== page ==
Firstly, I'd like to thank my colleague Jesse Ferreras for stepping in and filling this column space last week while my supermodel girlfriend delivered our baby boy.
Secondly, I'd like to add that The Heavy Hitting B-Grade Horrorfest is happening Oct. 30 and there are tickets available at www.heavyhitting.com . If you are not familiar with the unadulterated awesomeness that is B-Grade Horrorfest check out the article on page 57 and be warned, these are badass local short horror films designed to offend and weed out the weaker elements of the audience - Cinematic Darwinism in a 1,000-seat theatre, with eight bars.
Thirdly, finally, Spike Jonze's adaptation of the 1963 Maurice Sendak children's book Where the Wild Things Are hits screens this Friday. Among film geeks this is probably the most anticipated flick of the year. Jonze, ( Being John Malkovich , Adaptation) jumps right into things with a punk-rock sensory assault follow-cam of Max as he rips around doing the stuff that kids do. Instantly drawing us into a true sense of childhood, Jonze, working from a script by hit-and-miss scribe Dave Eggers ( Away We Go ) portrays Max as a nine-year-old, smart, sensitive and highly energetic kid at a crossroads in life. The childhood era of the do-anything, be-anything mentality is beginning to be displaced by the hard shittyness of the way things really are. Where suddenly your sister ditches you for older kids and your mom's got a new boyfriend and wearing a wolf suit doesn't really make you a wolf.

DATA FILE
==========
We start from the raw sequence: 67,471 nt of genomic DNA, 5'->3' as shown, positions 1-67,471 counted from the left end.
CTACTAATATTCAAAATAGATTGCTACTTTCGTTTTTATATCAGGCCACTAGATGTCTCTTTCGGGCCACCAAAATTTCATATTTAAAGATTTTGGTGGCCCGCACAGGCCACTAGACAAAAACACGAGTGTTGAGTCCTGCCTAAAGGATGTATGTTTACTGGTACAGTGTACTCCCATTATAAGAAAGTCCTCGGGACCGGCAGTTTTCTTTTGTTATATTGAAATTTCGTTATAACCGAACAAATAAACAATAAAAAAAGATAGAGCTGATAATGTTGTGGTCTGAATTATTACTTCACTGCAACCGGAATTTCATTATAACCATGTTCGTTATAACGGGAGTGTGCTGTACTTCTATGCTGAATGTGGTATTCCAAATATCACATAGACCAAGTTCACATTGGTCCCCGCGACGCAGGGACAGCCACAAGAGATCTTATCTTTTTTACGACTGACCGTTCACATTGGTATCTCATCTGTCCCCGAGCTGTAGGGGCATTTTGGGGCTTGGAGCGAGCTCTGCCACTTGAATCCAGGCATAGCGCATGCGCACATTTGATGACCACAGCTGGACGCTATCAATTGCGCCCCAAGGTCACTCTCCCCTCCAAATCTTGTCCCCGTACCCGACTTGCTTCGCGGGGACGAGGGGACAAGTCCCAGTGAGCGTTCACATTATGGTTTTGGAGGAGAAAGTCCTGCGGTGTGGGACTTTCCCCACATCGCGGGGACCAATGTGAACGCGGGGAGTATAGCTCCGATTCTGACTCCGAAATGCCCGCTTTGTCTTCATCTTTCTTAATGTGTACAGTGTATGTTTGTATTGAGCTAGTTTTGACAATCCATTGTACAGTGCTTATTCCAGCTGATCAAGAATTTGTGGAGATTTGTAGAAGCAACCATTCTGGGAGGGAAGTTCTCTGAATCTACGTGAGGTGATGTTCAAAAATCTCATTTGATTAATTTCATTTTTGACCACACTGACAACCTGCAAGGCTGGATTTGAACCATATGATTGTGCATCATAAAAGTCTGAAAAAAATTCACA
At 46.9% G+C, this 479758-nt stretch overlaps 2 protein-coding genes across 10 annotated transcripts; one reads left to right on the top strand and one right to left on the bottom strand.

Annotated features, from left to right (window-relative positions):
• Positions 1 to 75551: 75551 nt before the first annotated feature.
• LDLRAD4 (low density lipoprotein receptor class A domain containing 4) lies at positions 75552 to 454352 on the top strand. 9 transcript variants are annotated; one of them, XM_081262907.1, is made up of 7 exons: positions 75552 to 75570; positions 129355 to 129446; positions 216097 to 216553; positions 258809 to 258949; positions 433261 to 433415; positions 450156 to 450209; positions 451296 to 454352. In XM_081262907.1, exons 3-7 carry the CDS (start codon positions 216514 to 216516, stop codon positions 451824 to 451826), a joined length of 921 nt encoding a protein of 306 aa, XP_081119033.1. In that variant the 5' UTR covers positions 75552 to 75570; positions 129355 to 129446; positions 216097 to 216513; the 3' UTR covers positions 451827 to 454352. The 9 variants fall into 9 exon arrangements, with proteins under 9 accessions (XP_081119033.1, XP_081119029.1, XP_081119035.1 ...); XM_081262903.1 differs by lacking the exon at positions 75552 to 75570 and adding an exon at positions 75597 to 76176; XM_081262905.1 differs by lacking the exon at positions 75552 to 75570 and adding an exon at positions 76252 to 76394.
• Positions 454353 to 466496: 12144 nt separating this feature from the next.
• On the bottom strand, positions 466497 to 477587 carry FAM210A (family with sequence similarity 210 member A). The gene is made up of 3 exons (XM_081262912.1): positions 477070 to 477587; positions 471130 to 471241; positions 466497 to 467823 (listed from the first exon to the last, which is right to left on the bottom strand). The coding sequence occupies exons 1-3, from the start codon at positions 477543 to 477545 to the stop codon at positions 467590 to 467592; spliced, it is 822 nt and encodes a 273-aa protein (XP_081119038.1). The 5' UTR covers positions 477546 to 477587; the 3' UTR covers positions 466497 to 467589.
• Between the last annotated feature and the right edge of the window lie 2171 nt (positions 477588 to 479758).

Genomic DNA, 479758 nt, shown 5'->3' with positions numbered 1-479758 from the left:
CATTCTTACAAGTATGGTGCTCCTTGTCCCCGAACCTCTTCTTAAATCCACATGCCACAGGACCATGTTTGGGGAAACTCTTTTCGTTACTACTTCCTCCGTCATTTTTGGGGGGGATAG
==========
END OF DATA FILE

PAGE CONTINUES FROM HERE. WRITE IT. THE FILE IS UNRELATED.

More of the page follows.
Scared and feeling a bit guilty about biting his only parent, Max runs away, hops in a sailboat and ends up where the Wild Things are, an island he quickly claims to be king of and orders the rumpus begin. Child actor Max Records carries the film but the actual Wild Things are equally amazing - real people in giant, Jim-Henson-designed muppet costumes with CGI facial expressions and excellent name-brand voice acting. The Wild Things noticeably exist physically, but are enhanced and attain a super-realness. SOOOOO much cooler than straight CGI effects.
Where The Wild Things Are is a non-conventional kids' movie, the book didn't spoon-feed a moral and neither will the film. The plot meanders, sometimes the visuals take over the story, but it doesn't matter. This is a film about being a kid and how it feels when everything changes. The exciting and happy segments are offset with scenes sloshing melancholy. The Wild Things, big teeth and all, carry emotions, problems, and family dynamics of their own and there are no clear empathies where the wise old Chicken Monster explains to Max the difference between good and bad. Instead, Jonze reveals the pain of childhood, the loneliness, and then shows a child beginning to realize things like empathy, love, and self-control. Everything is subtle, nothing is spelled out or smacked over our heads and the result is refreshingly different from almost every other children's movie going.